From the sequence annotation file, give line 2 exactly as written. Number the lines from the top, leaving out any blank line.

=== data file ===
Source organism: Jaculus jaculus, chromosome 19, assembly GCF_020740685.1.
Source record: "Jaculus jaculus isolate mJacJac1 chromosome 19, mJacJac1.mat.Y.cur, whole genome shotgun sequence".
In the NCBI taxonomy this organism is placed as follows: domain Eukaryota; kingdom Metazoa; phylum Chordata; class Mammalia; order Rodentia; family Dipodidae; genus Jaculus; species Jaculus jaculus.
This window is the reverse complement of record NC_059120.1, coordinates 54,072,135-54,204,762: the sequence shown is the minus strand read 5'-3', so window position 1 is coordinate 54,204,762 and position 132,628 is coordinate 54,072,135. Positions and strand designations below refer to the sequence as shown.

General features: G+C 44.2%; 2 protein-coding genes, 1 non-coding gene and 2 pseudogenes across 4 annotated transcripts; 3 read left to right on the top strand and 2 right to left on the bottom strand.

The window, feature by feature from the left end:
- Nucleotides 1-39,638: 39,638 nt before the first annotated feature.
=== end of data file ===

Source record: "Jaculus jaculus isolate mJacJac1 chromosome 19, mJacJac1.mat.Y.cur, whole genome shotgun sequence".